For the final time, we look at Topps in 1973. Let’s find out more about this man’s identity.
A journeyman ballplayer has maximized his contribution to the game.
Call him Selma, or call him Mortimer Snerd.
He’s best known as a Miracle Met, but maybe that shouldn’t be the case anymore.
He is forgotten now, but at one time, he was a pretty big deal.
Who says baseball doesn’t change? Some old footage obliterates that myth.
He didn’t much look like a ballplayer, but he was darned good for awhile.
His nickname was “Groove,” a particularly apt name for the 1970s.
Some careers end under mysterious circumstances.
This Beetle wasn’t one of the Fab Four, but he was pretty good.
A new book is making news, but is the charge legitimate?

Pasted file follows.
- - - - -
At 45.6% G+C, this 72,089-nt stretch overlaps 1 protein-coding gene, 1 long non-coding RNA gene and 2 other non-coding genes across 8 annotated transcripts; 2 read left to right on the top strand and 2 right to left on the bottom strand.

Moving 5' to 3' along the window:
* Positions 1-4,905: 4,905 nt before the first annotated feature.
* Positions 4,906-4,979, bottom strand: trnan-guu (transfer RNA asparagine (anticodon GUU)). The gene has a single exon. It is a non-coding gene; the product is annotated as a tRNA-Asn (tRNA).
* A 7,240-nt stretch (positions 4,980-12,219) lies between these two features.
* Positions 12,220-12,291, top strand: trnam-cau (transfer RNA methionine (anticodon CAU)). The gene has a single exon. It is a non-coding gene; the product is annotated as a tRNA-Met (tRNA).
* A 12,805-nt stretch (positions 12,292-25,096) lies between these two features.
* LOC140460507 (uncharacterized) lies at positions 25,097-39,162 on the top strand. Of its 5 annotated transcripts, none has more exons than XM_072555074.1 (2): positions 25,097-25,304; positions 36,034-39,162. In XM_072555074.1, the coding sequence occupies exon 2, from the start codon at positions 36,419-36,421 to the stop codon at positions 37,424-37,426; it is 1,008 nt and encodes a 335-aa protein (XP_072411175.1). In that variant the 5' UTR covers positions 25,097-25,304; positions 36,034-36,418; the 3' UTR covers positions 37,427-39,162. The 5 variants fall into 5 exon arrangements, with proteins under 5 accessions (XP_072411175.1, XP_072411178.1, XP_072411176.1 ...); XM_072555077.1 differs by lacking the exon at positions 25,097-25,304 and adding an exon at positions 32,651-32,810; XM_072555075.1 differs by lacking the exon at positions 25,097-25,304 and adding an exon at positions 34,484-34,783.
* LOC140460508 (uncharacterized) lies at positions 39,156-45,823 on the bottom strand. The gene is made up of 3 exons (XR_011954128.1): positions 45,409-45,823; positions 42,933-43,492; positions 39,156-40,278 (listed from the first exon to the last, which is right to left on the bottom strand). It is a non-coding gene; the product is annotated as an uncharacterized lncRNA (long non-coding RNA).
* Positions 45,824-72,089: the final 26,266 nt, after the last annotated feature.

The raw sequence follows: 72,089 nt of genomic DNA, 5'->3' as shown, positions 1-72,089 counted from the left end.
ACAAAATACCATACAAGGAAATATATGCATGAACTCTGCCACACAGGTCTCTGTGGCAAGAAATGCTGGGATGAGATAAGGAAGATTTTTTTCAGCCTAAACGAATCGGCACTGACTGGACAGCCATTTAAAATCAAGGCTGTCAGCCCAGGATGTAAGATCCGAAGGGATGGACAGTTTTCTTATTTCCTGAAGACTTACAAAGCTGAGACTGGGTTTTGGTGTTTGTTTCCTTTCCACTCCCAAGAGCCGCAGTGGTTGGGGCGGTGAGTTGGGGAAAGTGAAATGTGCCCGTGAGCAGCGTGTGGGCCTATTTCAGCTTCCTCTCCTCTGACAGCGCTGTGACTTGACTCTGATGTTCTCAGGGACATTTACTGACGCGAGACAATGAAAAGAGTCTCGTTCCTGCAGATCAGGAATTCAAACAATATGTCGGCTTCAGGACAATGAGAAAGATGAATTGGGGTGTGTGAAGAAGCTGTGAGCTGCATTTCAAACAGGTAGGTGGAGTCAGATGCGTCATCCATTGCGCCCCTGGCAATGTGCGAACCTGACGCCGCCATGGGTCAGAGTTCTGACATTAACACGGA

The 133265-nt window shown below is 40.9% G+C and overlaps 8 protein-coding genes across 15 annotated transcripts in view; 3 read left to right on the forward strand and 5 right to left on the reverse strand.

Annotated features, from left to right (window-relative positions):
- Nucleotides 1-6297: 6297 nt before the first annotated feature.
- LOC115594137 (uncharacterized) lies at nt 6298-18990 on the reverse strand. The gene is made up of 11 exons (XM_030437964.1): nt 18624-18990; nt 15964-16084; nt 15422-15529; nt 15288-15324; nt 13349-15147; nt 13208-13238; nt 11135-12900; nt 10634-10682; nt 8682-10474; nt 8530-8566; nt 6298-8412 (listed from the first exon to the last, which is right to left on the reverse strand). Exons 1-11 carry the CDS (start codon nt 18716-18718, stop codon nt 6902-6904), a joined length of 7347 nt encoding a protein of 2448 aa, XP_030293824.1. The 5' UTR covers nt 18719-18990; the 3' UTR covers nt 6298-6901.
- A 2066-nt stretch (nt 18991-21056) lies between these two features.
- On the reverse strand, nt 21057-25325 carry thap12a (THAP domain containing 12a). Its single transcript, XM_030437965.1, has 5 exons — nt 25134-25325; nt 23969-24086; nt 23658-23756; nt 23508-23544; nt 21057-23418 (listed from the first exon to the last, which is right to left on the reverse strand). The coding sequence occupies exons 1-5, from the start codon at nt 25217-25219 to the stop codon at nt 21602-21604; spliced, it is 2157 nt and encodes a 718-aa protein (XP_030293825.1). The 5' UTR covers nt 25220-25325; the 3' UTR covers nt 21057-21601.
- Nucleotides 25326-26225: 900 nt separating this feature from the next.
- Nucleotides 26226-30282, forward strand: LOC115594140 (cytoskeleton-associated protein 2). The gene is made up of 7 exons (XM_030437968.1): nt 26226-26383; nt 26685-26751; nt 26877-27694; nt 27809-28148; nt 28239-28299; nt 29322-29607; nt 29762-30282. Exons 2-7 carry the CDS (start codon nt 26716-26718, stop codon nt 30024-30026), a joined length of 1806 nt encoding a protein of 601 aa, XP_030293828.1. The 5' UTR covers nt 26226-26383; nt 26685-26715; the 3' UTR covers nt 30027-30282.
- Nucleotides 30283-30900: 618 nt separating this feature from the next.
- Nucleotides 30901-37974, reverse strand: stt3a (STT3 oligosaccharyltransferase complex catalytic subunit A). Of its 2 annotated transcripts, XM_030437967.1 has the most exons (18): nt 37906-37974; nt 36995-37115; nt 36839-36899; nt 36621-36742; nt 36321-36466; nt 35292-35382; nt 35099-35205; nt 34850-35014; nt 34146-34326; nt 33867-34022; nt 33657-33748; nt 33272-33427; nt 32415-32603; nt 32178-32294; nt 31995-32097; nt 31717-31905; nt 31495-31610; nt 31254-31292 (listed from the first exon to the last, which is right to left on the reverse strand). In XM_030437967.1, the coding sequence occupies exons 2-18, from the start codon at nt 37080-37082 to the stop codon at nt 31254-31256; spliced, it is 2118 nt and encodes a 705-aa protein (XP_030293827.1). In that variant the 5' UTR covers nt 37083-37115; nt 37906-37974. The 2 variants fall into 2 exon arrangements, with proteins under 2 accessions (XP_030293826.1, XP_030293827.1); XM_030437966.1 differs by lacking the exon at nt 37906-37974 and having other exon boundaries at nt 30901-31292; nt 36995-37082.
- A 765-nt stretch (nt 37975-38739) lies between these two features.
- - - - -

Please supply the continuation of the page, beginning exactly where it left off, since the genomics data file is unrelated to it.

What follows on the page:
Long before there was Theo, there was Mike, the original Superjew.
This retirement was handled a bit differently than today’s farewells.
This little left-hander carved out a neat place in the game.
If you want to learn about baseball in the South during the 1960s, then read this groundbreaking book.
These two players are linked in more ways than you might think.
Let’s remember a good team that set the stage for something greater.
It’s time to take a look at an unheralded hero.
Two very different ballplayers deserve to be celebrated.
In an era when shortstops didn’t hit much, Little Leo was one of the exceptions